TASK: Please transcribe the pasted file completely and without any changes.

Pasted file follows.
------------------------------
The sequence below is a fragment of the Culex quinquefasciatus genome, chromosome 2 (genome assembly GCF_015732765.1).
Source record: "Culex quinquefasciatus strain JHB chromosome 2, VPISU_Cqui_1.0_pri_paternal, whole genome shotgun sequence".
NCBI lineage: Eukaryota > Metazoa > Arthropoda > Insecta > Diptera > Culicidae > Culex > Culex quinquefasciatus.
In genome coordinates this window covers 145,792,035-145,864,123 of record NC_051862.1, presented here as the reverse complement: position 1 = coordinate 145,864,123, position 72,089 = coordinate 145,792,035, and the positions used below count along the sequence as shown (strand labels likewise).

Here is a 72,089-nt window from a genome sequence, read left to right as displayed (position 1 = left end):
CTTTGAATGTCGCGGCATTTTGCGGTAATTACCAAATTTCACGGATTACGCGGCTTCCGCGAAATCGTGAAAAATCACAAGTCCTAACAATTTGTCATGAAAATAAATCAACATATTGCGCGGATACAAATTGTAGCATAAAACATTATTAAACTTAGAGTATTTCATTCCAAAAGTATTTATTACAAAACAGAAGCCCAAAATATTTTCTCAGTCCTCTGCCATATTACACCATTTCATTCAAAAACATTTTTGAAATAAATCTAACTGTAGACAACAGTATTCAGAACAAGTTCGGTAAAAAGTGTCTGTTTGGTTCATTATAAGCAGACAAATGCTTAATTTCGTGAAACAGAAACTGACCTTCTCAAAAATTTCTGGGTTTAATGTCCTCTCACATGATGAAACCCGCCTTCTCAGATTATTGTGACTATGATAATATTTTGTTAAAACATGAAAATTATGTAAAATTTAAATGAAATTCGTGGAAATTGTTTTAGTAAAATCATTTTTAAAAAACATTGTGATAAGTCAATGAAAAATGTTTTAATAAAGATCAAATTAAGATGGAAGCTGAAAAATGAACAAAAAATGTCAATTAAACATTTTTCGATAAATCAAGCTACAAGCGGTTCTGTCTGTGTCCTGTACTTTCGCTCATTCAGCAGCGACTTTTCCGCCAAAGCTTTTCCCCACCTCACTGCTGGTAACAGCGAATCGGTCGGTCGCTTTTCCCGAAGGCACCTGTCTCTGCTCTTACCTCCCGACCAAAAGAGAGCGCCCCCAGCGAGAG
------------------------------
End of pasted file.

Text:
The sequence below is a fragment of the Culex quinquefasciatus genome, chromosome 2 (genome assembly GCF_015732765.1).
Source record: "Culex quinquefasciatus strain JHB chromosome 2, VPISU_Cqui_1.0_pri_paternal, whole genome shotgun sequence".
NCBI lineage: Eukaryota > Metazoa > Arthropoda > Insecta > Diptera > Culicidae > Culex > Culex quinquefasciatus.
In genome coordinates this window covers 145,792,035-145,864,123 of record NC_051862.1, presented here as the reverse complement: position 1 = coordinate 145,864,123, position 72,089 = coordinate 145,792,035, and the positions used below count along the sequence as shown (strand labels likewise).

Here is a 72,089-nt window from a genome sequence, read left to right as displayed (position 1 = left end):
CTTTGAATGTCGCGGCATTTTGCGGTAATTACCAAATTTCACGGATTACGCGGCTTCCGCGAAATCGTGAAAAATCACAAGTCCTAACAATTTGTCATGAAAATAAATCAACATATTGCGCGGATACAAATTGTAGCATAAAACATTATTAAACTTAGAGTATTTCATTCCAAAAGTATTTATTACAAAACAGAAGCCCAAAATATTTTCTCAGTCCTCTGCCATATTACACCATTTCATTCAAAAACATTTTTGAAATAAATCTAACTGTAGACAACAGTATTCAGAACAAGTTCGGTAAAAAGTGTCTGTTTGGTTCATTATAAGCAGACAAATGCTTAATTTCGTGAAACAGAAACTGACCTTCTCAAAAATTTCTGGGTTTAATGTCCTCTCACATGATGAAACCCGCCTTCTCAGATTATTGTGACTATGATAATATTTTGTTAAAACATGAAAATTATGTAAAATTTAAATGAAATTCGTGGAAATTGTTTTAGTAAAATCATTTTTAAAAAACATTGTGATAAGTCAATGAAAAATGTTTTAATAAAGATCAAATTAAGATGGAAGCTGAAAAATGAACAAAAAATGTCAATTAAACATTTTTCGATAAATCAAGCTACAAGCGGTTCTGTCTGTGTCCTGTACTTTCGCTCATTCAGCAGCGACTTTTCCGCCAAAGCTTTTCCCCACCTCACTGCTGGTAACAGCGAATCGGTCGGTCGCTTTTCCCGAAGGCACCTGTCTCTGCTCTTACCTCCCGACCAAAAGAGAGCGCCCCCAGCGAGAG